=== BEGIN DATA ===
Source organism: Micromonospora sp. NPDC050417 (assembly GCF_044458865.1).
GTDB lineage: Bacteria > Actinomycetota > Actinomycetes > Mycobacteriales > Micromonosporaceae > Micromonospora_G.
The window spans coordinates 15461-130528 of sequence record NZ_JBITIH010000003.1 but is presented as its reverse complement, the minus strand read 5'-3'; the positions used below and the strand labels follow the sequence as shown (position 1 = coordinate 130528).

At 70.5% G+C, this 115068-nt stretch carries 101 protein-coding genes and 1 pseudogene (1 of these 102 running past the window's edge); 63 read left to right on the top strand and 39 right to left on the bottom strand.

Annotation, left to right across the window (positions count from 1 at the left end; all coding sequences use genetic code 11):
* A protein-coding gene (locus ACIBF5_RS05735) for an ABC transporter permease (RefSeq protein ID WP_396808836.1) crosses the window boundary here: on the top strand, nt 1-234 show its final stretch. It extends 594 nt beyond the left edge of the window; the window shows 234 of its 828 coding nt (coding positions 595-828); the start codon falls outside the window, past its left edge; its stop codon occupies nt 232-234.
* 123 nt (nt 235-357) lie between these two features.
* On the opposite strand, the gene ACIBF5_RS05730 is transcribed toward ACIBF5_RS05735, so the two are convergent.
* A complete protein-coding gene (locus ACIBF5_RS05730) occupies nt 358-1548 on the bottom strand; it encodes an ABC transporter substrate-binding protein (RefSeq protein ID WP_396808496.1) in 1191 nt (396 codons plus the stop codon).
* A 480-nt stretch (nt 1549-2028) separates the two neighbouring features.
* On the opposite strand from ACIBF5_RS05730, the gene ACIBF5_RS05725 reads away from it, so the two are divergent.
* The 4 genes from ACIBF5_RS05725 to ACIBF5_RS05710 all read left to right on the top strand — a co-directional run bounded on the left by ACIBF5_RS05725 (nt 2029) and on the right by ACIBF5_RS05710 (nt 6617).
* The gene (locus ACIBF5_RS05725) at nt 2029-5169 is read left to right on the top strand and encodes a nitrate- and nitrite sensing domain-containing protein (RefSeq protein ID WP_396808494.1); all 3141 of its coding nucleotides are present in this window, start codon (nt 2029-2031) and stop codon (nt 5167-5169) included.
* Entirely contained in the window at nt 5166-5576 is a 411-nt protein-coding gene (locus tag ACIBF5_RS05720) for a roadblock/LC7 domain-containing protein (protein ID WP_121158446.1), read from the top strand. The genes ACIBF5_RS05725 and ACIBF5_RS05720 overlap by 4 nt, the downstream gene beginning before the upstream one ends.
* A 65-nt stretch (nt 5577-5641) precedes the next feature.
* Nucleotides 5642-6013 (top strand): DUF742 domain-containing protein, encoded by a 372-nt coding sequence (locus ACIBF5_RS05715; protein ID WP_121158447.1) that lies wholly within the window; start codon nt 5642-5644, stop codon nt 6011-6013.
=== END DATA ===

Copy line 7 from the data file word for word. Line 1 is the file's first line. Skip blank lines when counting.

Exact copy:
* 123 nt (nt 235-357) lie between these two features.